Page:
Keeping sites productive in today’s economy is an important consideration to managing forestlands, according to LSU AgCenter forestry specialist Mike Blazier.

With housing starts just starting to recover from an earlier slump, the market for saw timber and plywood is still weak, Blazier told the audience at the annual LSU AgCenter forestry forum on Jan. 18.

Near-term possibilities include a strong demand for pulpwood for packaging and shipping containers. That means thinning operations should have a ready market.

Concerning larger trees, Blazier outlined the consequences of postponing harvest to wait for an improved market.

“The longer we wait, the longer we postpone revenue,” he said. Unless prices improve significantly, landowners may be wise to harvest mature stands and take the profit that’s available.

After harvest, it’s important for a new planting to get off to a good start, Blazier said. “A good, genetically produced seedling is one of the best choices we can make.”

Factors to consider at planting include seedling selection, site preparation, herbicide and fertilizer.

“Maintaining forest productivity is vital to respond to short-term upticks in forest product markets, increased marketing opportunities and long-term improvement in the economy,” Blazier said.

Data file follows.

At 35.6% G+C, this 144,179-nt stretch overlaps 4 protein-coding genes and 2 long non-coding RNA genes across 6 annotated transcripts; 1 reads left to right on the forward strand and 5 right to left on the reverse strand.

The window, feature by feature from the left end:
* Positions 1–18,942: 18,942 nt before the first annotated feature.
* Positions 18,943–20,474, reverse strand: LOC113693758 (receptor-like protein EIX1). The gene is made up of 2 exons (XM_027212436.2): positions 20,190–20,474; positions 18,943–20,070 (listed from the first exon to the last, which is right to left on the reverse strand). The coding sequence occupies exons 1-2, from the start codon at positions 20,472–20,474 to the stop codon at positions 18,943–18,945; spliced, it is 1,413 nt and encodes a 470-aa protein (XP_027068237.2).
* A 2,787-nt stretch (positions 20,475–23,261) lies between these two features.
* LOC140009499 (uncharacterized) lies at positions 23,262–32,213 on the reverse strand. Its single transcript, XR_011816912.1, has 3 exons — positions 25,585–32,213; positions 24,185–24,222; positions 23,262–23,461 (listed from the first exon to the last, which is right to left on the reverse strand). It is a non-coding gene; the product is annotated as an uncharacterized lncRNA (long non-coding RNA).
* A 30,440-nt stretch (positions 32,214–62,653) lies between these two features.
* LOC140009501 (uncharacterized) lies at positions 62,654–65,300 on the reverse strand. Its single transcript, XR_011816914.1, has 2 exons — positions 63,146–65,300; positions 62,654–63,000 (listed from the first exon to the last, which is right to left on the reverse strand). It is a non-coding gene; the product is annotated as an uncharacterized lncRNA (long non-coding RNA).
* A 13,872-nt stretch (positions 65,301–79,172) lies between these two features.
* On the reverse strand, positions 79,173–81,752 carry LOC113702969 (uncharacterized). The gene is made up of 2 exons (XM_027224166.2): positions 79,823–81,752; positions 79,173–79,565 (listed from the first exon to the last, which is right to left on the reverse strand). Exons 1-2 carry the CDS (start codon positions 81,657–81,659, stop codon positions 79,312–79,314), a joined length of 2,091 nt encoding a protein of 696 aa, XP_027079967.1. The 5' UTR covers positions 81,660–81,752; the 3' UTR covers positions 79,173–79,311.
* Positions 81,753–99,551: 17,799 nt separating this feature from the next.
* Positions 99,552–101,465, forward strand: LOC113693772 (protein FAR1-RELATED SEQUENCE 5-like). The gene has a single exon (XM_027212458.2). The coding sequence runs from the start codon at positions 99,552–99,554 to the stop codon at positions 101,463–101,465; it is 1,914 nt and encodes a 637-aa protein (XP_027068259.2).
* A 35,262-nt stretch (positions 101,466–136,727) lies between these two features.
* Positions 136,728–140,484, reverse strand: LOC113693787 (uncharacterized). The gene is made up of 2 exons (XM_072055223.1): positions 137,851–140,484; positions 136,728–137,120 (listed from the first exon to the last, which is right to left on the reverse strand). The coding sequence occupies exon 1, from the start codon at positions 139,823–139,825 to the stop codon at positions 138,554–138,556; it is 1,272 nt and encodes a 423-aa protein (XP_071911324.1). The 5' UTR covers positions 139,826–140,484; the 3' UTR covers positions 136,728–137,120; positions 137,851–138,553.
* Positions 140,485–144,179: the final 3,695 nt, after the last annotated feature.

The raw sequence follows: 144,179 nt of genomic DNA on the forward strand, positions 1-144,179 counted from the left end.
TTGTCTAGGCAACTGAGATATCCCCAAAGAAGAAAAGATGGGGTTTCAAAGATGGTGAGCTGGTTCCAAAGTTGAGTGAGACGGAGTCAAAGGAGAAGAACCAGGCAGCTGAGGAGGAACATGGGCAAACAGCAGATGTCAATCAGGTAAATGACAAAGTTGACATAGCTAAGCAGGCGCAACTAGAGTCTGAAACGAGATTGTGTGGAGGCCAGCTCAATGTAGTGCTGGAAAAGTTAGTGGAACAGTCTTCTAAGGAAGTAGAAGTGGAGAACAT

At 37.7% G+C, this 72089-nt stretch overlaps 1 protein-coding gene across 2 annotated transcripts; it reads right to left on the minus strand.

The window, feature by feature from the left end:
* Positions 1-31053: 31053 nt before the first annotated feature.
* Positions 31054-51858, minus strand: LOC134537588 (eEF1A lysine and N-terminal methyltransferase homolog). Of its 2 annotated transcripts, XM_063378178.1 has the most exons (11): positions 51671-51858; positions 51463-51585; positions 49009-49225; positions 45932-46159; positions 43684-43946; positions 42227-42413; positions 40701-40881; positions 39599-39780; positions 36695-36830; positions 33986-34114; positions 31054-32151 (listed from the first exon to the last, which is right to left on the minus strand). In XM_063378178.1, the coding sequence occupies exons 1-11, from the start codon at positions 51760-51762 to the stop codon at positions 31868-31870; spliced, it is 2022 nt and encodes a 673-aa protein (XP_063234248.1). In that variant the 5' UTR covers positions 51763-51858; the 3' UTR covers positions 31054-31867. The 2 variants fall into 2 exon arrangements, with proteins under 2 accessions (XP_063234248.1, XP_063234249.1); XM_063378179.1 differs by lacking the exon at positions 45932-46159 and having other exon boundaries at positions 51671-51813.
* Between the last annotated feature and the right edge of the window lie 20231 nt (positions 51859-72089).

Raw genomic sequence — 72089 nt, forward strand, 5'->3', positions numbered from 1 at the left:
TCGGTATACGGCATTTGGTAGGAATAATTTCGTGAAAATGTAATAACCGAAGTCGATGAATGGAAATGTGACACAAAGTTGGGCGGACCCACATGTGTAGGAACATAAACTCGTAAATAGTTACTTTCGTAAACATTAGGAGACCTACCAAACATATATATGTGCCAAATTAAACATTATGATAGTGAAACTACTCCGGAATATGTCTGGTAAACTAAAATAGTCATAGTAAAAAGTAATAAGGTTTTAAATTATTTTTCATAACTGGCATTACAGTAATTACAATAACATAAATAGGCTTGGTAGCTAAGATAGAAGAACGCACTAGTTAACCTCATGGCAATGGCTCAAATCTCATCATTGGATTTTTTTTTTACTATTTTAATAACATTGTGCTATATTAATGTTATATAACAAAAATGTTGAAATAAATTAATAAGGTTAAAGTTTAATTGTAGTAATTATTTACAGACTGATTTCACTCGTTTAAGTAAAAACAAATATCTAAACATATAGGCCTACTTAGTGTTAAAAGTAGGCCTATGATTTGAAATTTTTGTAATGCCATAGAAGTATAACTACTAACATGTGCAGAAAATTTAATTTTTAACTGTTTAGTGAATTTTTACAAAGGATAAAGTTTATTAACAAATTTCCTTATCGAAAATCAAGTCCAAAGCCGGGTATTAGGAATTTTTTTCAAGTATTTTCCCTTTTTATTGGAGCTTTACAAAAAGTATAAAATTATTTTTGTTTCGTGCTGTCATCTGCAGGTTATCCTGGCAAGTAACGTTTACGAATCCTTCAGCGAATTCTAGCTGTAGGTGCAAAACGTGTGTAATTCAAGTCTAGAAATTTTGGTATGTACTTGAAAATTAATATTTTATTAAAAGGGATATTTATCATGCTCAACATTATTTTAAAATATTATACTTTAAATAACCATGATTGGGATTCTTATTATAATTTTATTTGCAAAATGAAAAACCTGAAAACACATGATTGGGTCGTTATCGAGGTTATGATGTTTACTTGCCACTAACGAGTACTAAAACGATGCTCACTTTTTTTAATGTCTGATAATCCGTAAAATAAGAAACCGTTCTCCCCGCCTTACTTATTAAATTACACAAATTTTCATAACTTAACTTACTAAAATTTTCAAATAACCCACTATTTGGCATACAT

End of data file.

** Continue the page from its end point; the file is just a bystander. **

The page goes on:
“Forest landowners have not been immune to the economic slowdown gripping Louisiana and the entire nation,” said LSU AgCenter area agent Steven Hotard, who coordinated the event.

“Despite the decline, forestlands still provide sustainable contributions to the state’s economy and environment,” he said.

Products important for income are saw timber and plywood, said Steven Templin, president of Templin Forestry Inc. “That’s where the real high value of our trees is.”

Look through the eyes of a buyer as you manage your timber to increase its value over the long term, Templin said.

The value of a timber stand includes the physical volume of the product, size and grade of trees, access to the site, the months when harvest can be done and distance to mills.

“If you can get to a stand in bad weather, you have an advantage,” Templin said. “And if you can have buyers competing for your timber, you have another advantage.”

Hunting leases can provide additional income for forest landowners, said LSU AgCenter wildlife specialist Don Reed.

Hunting leases in Louisiana generated nearly $93 million in 2011. That includes both waterfowl and game.

Investing in maintaining appropriate habitat can generate significant income. But Reed emphasized that maintaining good relationships with hunters is a good long-term practice.

William Ross from Louisiana Tech talked about forest health. Infestations of laurel wilt disease are moving west into Mississippi and Alabama from their introduction on the Eastern Seaboard.

Although it hasn’t reached Louisiana, the areas east of the Mississippi River are more likely to be affected. The disease will kill red bay and other species, including sassafras.

Ross emphasized that the “Don’t Move Firewood” program will be helpful for containing this disease.